Bron: Boogie en AJ

Bron: Boogie en AJ

Door Lenie Brouwer. Ongeveer vijf jaar geleden bespraken wij – enkele stafleden van de afdeling Antropologie – de kwaliteit van het publieke debat. Wij stoorden ons aan de negatieve toon van het islamdebat, hoe bijvoorbeeld de hoofddoek uitsluitend als een vorm van vrouwenonderdrukking werd gezien of hoe er alleen maar óver moslims werd gediscussieerd in plaats van met hen zelf. Een andere bron van frustratie betrof de discussie over ontwikkelingssamenwerking, hoe rechtse partijen dit debat monopoliseerden waardoor er weinig ruimte was voor nuancering . Wij misten een antropologische visie in deze maatschappelijke debatten en wilden onze kennis delen met een breder publiek. Maar als je een ingewikkeld maatschappelijk probleem weigert in one-liners te benaderen, dan is het niet eenvoudig je stem te laten horen in het publieke debat.
Daarnaast merkten wij dat het algemene beeld over antropologie nodig bijgesteld diende te worden. De koloniale en exotische erfenis zijn al lang geleden afgezworen en hebben inmiddels plaats gemaakt voor kritische studies over actuele onderwerpen als armoede, protestbewegingen of duurzaamheid, die niet alleen in het buitenland maar ook in eigen land worden onderzocht. Kortom, we hadden meer dan voldoende redenen om een antropologisch weblog te starten met als standplaats niets minder dan de wereld! Lees verder

Het Spinhuis: Reclaiming the Public University

spinhuis1

By: Touraj Eghtesad

In the first week of this academic year, a group of concerned students and ex-students squatted the Spinhuis Common Room, just two months after being closed down. This room was once the meeting spot for academics and students from the Department of Sociology and Anthropology, until the University of Amsterdam decided that the profit made from real estate sales was worth more than cultural heritage.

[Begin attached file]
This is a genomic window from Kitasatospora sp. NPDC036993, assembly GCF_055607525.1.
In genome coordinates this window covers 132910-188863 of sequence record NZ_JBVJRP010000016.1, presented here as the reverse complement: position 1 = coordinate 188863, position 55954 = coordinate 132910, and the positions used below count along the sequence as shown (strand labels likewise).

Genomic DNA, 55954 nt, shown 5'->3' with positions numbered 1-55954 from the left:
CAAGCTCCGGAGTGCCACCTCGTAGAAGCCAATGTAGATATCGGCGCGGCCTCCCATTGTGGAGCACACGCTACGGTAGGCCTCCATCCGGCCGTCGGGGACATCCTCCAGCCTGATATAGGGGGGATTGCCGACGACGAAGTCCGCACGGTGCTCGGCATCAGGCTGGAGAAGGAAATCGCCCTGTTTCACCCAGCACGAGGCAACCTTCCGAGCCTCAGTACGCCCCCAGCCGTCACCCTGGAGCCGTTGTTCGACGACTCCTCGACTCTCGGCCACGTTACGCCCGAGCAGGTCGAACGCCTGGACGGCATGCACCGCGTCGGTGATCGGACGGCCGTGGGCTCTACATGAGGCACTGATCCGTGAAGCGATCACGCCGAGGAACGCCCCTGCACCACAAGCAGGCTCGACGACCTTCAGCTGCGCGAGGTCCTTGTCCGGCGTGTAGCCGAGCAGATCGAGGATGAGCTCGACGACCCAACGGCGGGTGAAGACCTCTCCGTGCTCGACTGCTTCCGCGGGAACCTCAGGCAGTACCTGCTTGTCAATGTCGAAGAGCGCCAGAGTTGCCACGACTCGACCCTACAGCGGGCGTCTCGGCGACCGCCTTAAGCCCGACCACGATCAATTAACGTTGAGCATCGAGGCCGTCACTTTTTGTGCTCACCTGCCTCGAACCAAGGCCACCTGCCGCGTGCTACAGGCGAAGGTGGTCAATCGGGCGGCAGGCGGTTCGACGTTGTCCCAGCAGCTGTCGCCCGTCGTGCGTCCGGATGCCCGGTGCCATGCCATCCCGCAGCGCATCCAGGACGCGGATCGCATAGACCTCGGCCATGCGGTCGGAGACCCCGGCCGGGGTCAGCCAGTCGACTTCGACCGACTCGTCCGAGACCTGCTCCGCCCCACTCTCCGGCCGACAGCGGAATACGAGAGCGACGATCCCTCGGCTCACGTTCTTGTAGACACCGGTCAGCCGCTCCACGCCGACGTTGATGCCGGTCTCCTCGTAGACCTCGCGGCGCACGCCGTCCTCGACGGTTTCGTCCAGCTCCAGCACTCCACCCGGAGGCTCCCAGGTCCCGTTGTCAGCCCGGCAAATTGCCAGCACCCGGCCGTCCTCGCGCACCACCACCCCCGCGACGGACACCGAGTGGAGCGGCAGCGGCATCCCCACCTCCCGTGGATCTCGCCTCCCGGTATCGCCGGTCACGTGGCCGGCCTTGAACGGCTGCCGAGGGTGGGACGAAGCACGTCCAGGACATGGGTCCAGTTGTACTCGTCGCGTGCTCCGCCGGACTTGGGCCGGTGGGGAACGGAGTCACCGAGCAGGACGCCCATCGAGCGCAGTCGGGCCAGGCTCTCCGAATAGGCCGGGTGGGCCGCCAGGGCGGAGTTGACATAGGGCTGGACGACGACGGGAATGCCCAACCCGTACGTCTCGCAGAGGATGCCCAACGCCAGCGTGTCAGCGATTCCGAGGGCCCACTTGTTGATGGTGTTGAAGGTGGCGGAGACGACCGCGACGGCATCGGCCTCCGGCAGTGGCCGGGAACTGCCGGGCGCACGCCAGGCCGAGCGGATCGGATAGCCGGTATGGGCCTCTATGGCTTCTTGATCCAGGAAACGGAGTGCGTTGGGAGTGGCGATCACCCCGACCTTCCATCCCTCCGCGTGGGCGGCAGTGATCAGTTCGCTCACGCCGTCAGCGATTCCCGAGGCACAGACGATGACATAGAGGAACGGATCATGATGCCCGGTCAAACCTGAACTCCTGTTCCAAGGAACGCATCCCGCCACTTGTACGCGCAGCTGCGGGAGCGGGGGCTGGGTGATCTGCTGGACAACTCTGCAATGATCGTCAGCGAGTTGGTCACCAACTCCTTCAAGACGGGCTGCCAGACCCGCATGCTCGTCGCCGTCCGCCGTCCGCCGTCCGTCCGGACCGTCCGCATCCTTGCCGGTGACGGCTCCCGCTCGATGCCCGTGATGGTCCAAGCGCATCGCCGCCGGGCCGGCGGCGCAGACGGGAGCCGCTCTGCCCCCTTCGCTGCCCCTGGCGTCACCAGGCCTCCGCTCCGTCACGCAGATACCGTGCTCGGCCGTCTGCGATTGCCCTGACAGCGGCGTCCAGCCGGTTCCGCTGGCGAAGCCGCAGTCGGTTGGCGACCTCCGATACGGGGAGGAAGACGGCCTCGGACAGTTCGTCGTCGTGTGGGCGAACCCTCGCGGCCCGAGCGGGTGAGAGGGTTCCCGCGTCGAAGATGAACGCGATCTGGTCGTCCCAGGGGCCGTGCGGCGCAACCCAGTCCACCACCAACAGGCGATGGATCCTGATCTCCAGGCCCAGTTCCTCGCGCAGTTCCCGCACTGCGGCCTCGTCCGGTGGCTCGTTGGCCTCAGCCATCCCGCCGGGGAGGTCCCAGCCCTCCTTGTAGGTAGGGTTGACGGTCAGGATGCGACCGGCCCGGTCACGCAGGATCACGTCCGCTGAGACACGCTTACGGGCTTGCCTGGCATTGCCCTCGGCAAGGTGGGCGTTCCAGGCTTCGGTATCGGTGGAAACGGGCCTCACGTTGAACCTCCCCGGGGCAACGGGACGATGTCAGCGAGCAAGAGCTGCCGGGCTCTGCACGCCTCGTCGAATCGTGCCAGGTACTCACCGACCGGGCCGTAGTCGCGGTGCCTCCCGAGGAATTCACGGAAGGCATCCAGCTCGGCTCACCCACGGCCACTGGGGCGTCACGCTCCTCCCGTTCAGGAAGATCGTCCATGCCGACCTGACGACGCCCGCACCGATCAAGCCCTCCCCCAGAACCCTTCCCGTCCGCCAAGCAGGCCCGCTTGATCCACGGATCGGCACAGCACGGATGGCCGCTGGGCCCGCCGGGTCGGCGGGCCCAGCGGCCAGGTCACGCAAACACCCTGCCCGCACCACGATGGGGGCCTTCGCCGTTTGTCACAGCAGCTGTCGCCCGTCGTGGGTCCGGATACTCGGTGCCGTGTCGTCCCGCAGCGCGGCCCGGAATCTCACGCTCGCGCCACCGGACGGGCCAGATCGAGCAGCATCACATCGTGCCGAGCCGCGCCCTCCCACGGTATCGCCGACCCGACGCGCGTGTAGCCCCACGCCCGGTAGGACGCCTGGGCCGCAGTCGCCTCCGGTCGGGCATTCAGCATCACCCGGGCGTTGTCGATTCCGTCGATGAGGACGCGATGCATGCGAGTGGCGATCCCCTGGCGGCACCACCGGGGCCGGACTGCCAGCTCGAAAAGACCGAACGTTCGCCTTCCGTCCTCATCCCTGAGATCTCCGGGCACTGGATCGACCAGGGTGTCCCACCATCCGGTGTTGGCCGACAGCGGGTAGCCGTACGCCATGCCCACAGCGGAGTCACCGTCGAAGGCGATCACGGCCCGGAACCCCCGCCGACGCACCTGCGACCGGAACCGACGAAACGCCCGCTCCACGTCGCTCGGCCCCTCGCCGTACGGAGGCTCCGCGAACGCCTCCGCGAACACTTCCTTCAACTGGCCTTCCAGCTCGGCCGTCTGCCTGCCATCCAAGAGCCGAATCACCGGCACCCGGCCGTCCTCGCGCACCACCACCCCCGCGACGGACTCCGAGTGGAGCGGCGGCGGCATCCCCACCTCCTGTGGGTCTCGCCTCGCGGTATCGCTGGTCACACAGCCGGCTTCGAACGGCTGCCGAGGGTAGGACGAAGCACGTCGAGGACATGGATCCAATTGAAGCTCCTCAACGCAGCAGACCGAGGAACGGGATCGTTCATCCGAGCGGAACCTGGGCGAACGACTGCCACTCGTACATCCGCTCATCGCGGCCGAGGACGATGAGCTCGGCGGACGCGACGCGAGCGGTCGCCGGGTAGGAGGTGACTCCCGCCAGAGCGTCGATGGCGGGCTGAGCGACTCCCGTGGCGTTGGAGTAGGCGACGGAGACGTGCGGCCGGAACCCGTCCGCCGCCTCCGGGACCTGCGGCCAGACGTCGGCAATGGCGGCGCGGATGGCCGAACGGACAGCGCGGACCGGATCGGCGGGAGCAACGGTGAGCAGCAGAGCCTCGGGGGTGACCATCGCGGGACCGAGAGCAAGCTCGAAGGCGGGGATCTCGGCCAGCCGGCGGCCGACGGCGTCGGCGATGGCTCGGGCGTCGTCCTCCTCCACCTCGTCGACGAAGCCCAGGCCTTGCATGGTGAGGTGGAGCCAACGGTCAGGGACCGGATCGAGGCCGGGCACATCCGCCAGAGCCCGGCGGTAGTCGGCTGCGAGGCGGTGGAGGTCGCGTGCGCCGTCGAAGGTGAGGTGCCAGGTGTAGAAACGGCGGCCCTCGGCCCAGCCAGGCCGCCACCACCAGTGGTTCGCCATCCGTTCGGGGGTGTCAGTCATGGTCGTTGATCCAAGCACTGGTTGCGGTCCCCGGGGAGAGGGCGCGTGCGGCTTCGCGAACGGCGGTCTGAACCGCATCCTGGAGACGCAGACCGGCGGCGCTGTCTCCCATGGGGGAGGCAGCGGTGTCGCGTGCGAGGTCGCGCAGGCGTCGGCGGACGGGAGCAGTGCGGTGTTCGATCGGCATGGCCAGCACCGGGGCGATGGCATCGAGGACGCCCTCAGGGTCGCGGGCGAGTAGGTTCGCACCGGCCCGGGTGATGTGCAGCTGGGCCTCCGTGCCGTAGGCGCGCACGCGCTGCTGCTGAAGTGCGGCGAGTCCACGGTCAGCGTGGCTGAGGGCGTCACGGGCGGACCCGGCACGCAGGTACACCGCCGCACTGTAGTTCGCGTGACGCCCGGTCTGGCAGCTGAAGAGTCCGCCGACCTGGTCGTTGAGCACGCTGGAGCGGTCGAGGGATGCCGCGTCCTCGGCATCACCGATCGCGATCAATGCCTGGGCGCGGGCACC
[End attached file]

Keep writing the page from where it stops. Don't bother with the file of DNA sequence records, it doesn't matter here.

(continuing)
‘I hate that I have to go to Roeterseiland now. The Spinhuis is so beautiful, it’s central and we had a real sense of community with the professors and students here.’ – Joanna, anthropology student.

The Spinhuis is a typical example of what the anthropologist David Graeber calls ‘zones of cultural improvisation’ in which ‘diverse sorts of people with different traditions and experiences are obliged to figure out some way to get on with one another’. The initial squatters were political activists, but we soon managed to include many non-activists who were delighted to witness this social space take shape. The Spinhuis Collective is not limited to anarchists: there are communists, liberals and non-political students. What unites them all is a sense of community and their drive to defend a free university, devoid of commercial interests.

posterUVA

The advertisement campaign of the UvA focuses on the ‘intellectual rebel’. This powerful imagery was helpful in legitimizing the Spinhuis action.

Many students involved with the Spinhuis feel a sense of community in this space that they had yet to feel at university. Members of the collective constantly remind each other that running the Spinhuis demands hard work, but that they do not mind it because it is meaningful. Public services are being provided to students and non-students who come to enjoy a quiet study atmosphere during the day and fun, informative events every night of the week. They have been overwhelmingly popular, as universities provide too few opportunities for students to organize free cultural and political events.

‘The Spinhuis taught me a lot about being the change you want to see and how life can be different if you step outside the social norms. There are so many possibilities now that I never noticed before.’ – Jan, 26, UvA graduate.